by Priya Chand All narrators are unreliable. If you’re reading this thinking “hey, you’re misusing the term; ‘unreliable narrator’ refers to a specific convention”–well, I’m narrating this post, so what follows is all my interpretation! I do, though, genuinely mean to say that all narrators sell readers on a specific version of events and […]
Archive for the ‘The Craft of Writing’ Category
by C.K. Larsen Surely, nothing screams sexy like a bisexual+ woman asking, “How does it feel to kill someone?” Cue the eye roll. Sharon Stone’s persona in Basic Instinct depicts an openly bisexual+ character who is revealed as a violent, sex-craving psychopath, and is just one of the many cases of harmful tropes that […]
by Noah K. Sturdevant It seems fair to say that authors are constantly scrambling for time to write. I previously wrote about managing this with a baby, and I thought I had things covered. Now I have a two year old. Who knew that a person lacking reason and driven by impulse and the […]
by Henry Lien (This article originally appeared in The SFWA Bulletin #215.) Something I’ve noticed repeatedly in my author appearances, conference panels, and lectures is that discussions about representation and diversity in the arts today focus on the importance of diverse characters and creators. As crucial as that is, diversity can and should also include […]
by Hannah Abigail Clarke In the opening credits of Zach Snyder’s Watchmen, the phrase LESBIAN WHORES is briefly scrawled in blood on a wall. The lesbian couple from whom said blood was extracted lie adjacent, lifeless in lingerie. The lesbians here exist to display death. Death binds the lesbians to this opening credit spot, allowing […]
by Tim Waggoner The horror genre is undergoing a renaissance these days, with audiences devouring popular and critically acclaimed books, movies, and television series. If you’re a science fiction or fantasy writer who’d like to add more horror to your authorial toolbox, but you’re not quite sure how to go about it, you’re in […]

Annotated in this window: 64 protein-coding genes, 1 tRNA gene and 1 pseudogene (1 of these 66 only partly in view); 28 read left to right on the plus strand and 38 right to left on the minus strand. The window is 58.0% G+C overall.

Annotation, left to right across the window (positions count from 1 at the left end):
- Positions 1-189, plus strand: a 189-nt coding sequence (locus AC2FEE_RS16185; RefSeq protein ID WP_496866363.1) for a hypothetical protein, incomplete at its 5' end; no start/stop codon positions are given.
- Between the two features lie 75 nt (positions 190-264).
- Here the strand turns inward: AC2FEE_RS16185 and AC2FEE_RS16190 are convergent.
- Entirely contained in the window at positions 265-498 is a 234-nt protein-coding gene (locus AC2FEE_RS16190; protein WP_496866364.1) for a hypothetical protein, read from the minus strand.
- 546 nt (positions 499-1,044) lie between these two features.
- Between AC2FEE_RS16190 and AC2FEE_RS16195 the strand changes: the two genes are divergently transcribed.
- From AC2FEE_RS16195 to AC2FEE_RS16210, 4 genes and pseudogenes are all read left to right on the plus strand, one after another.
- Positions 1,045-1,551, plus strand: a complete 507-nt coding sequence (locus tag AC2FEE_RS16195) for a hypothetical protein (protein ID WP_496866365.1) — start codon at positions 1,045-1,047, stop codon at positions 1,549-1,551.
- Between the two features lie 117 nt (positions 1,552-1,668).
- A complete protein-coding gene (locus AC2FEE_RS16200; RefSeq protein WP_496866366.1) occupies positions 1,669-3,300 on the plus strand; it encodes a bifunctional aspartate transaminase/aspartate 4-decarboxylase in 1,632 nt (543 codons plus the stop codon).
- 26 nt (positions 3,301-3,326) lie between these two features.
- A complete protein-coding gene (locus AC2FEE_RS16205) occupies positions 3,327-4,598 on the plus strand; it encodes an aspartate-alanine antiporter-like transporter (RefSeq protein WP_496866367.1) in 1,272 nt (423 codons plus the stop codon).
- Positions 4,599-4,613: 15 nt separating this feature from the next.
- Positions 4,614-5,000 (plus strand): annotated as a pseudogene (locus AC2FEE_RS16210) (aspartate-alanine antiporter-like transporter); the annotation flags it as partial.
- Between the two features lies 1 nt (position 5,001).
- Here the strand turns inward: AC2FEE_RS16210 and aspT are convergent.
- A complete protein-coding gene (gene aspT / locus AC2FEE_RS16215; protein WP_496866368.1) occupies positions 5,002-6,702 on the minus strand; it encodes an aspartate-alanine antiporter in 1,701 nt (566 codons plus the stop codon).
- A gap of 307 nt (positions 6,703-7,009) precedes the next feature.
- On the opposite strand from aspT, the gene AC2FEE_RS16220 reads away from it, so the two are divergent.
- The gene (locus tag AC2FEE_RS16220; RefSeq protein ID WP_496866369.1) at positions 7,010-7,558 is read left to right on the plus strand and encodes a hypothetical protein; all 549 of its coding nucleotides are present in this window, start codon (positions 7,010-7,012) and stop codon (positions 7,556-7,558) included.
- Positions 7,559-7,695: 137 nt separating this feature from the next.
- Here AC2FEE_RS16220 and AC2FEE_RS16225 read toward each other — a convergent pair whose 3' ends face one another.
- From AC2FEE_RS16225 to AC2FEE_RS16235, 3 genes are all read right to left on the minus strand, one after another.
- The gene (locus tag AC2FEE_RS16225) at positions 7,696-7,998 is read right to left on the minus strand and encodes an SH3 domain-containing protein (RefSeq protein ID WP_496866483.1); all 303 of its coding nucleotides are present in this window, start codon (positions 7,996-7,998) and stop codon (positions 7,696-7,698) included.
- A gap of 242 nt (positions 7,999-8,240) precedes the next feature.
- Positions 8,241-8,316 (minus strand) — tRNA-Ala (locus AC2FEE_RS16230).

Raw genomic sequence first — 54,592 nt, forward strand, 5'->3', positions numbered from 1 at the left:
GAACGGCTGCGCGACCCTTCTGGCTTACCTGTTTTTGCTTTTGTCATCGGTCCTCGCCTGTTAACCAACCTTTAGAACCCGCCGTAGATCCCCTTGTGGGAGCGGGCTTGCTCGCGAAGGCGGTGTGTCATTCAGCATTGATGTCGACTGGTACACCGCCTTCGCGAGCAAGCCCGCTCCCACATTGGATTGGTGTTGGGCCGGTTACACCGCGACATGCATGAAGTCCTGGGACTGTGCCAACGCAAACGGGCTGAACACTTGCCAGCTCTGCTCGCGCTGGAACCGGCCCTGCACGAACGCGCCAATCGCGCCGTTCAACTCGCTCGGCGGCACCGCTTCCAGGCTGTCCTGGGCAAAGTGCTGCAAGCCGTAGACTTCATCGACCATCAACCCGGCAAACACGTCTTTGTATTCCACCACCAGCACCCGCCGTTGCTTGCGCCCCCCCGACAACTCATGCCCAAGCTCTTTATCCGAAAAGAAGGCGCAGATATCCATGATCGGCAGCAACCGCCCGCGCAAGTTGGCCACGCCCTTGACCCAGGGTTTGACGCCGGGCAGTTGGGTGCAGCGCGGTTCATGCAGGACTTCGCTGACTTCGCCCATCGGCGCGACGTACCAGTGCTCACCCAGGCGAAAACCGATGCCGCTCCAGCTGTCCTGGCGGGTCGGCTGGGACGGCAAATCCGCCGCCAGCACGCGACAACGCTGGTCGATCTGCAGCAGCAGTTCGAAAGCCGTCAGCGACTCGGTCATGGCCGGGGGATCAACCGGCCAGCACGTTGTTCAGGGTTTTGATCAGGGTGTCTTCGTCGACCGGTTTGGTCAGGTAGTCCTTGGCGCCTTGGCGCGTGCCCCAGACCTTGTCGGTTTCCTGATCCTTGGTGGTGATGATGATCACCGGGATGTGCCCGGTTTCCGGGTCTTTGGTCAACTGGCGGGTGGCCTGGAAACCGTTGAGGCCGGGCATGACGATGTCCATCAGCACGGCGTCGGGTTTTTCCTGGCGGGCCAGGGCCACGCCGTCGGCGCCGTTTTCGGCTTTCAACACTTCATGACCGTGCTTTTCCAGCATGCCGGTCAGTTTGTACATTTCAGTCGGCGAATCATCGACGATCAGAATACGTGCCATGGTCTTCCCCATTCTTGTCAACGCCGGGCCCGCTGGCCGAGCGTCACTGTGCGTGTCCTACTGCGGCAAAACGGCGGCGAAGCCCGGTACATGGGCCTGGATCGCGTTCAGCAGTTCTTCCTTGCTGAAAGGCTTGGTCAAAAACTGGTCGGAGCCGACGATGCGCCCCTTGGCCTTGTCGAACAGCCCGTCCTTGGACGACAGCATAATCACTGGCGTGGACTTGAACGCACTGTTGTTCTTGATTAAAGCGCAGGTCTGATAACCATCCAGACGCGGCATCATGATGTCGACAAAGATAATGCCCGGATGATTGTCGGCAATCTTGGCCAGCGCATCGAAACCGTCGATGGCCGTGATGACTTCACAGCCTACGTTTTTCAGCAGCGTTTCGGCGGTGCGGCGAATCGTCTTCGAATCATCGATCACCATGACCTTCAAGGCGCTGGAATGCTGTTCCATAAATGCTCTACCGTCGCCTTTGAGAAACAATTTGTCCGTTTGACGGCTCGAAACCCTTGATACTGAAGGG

By L. D. Lewis (This article originally appeared in The SFWA Bulletin #214.) In much the way too many crows is a murder, I have what is effectively an embarrassment of a TBR pile. It sits in various stacks atop my dining room table and beside the box containing the tall bookcase I have yet […]
Writing ‘POC’ is not enough. It doesn’t merit applause, or points for diversity. What does merit applause and accolades is acknowledging and depicting unreduced minorities—especially marginalized voices—in writing. We are not a monolith. Our stories are as complicated and intersectional as anyone else’s.
by Leanna Renee Hieber
I’m often asked if my professional theatre and playwrighting background helps me as a fiction writer. It does in countless ways. Theatrical form, training and structure are holistically integrated into how I see the world and operate as a storyteller.
by Katherine Quevedo
Looking for unconventional, potentially striking ways to explore what it means to be human in your writing? It may seem counterintuitive, but personification—ascribing human qualities to inanimate objects—can open new avenues to plumb the depths of human experience.